The Hong Kong-based Compass Ventures General Group, chaired by Israeli Ronen Dagon, would be managing the first fund, according to the Calcalist.
Globes’s financial news site, meanwhile, reported on Tuesday night that another fund in the Chinese private sector would be investing $100m.
in Israeli start-ups. The new fund, called MizMaa Ventures – a combination of the Hebrew words for east and west – began operating under the radar about a year ago, through funding from three wealthy Chinese families, the Globes report said.
Shamir, who also serves alongside Fan as a managing partner at the Catalyst CEL Fund, stressed that the relationship between China and Israel can be reflected in the Israeli government’s policy in recent years.
“The beauty about doing business in China is, first of all, that the communication between the Israelis and Chinese is so easy,” he told the Post. “I think the Chinese [people] coming even as a tourists feel much more comfortable here than elsewhere.”
Unlike in the United States or in Europe, business deals made between Israeli and Chinese entrepreneurs are not intertwined with political agendas, Shamir explained.
While Israeli and Chinese businessmen and women may have significant differences, their attitudes fit together in a complimentary manner, he said.
“We are so different from each other – it’s like the ant and the elephant,” Shamir added. “We are not a threat to any Chinese company or corporation. We see, as the ant, the opportunity that we are dealing with the elephant.
He can take us, protect us, give us food and so on. There is a synergy here – technology and markets.”
As far as Catalyst CEL Fund’s latest investment is concerned, Fan said that she and her colleagues chose Eloxx Pharmaceuticals due to both the company’s high potential and the resultant opportunity to enter the biotechnology space.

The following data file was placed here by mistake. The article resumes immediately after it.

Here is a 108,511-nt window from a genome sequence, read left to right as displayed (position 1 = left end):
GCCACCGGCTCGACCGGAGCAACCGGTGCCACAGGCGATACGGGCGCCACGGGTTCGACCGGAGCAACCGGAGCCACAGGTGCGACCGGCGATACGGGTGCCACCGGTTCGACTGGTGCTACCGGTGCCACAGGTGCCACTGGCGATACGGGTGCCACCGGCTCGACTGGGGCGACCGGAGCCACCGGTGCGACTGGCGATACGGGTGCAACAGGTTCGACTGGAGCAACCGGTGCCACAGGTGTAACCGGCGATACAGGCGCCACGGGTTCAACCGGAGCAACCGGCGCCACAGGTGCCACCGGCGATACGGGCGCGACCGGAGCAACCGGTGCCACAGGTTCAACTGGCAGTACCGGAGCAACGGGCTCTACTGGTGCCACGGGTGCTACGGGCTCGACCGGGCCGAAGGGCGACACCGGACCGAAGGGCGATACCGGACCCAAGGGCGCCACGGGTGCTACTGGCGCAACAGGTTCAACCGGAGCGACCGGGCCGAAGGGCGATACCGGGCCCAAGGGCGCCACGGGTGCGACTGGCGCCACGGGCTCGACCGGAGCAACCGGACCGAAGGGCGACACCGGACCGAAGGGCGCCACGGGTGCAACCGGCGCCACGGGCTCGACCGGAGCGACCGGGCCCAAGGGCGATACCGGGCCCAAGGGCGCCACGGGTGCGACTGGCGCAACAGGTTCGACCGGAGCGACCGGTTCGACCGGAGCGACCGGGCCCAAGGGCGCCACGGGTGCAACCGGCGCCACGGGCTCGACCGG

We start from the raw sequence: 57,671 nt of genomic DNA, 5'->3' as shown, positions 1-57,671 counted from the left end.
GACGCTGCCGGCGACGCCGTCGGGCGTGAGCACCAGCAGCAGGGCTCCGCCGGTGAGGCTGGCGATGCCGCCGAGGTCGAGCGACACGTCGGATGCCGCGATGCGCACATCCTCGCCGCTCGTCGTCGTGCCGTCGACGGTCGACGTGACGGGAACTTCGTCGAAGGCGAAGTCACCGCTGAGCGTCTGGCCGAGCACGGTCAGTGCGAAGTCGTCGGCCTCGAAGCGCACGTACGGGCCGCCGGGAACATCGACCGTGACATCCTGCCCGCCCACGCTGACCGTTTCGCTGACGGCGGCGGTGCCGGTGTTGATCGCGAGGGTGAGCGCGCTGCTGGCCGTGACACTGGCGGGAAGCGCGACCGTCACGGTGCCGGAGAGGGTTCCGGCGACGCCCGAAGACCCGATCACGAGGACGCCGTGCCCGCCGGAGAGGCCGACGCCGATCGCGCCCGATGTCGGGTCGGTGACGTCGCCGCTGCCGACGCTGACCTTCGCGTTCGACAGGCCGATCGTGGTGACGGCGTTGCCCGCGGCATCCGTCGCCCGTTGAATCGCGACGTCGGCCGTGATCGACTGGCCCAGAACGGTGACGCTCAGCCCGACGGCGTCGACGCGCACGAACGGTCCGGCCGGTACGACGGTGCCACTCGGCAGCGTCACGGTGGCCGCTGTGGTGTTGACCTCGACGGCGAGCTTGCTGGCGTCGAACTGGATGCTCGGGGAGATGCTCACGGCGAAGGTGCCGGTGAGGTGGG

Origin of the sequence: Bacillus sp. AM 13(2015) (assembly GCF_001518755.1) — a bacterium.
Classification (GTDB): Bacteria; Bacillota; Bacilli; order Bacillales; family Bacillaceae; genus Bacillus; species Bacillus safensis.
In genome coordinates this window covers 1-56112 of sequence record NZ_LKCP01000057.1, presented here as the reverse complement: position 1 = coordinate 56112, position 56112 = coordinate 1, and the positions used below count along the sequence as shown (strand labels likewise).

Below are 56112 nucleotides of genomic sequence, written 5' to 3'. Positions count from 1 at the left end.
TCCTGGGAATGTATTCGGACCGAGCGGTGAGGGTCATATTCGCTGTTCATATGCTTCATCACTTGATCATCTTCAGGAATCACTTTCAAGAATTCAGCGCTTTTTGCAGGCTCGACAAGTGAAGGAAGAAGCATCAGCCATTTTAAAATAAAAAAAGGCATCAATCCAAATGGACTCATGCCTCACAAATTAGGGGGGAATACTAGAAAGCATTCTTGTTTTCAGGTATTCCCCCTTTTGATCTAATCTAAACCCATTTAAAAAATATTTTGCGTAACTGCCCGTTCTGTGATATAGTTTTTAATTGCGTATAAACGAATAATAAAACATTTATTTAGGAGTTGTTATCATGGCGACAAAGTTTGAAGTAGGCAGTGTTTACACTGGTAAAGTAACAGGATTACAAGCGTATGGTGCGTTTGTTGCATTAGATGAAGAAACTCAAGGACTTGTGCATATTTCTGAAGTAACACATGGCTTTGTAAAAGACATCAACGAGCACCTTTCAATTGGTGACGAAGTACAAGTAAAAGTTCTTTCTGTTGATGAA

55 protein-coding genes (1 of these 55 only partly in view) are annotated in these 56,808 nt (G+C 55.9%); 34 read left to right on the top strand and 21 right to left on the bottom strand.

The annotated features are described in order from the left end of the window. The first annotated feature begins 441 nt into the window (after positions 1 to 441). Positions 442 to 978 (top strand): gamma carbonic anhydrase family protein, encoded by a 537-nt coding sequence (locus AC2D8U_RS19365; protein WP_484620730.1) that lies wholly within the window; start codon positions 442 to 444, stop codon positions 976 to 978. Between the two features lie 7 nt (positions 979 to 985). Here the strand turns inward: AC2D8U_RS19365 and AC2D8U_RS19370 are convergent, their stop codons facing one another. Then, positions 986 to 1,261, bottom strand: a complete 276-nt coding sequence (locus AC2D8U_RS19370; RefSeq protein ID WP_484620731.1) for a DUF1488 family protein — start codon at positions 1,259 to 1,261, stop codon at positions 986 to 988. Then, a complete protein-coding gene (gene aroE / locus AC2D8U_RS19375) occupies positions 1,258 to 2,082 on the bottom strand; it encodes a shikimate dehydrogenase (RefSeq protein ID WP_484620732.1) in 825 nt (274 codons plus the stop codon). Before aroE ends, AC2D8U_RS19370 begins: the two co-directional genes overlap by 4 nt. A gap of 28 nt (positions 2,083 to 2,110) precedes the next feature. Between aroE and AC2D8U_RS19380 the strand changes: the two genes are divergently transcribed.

“We felt that healthcare-related biotech is also an area Israel is very known for,” Fan said.
Eloxx focuses on treating patients who suffer from rare genetic diseases caused by “nonsense mutations,” which prompt the transcription of premature “stop codons” and result in an incomplete or truncated protein product.
In particular, the company is working on developing treatment solutions for the genetic diseases cystic fibrosis and cystinosis, a joint statement from the firm and the investors said.
While Fan said she expects Eloxx to be a very successful investment, she also emphasized the potential impact that the company’s treatment methods could have on a wider global population.
“This drug will benefit lots of people who suffer, especially young kids who suffer from these rare conditions,” she said. “It will make a change to society as well.”
Eloxx is the fifth investment made by Catalyst CEL Fund, following those in carbide metal-cutting tools firm Lamina Technologies, inkjet- based 3D printing company XJet, online content discovery platform Taboola and satellite communication firm SatixFy.
“The fun is the diversifying,” Shamir said, adding that this process enables investors “to get an appetite of all Israel has to offer.”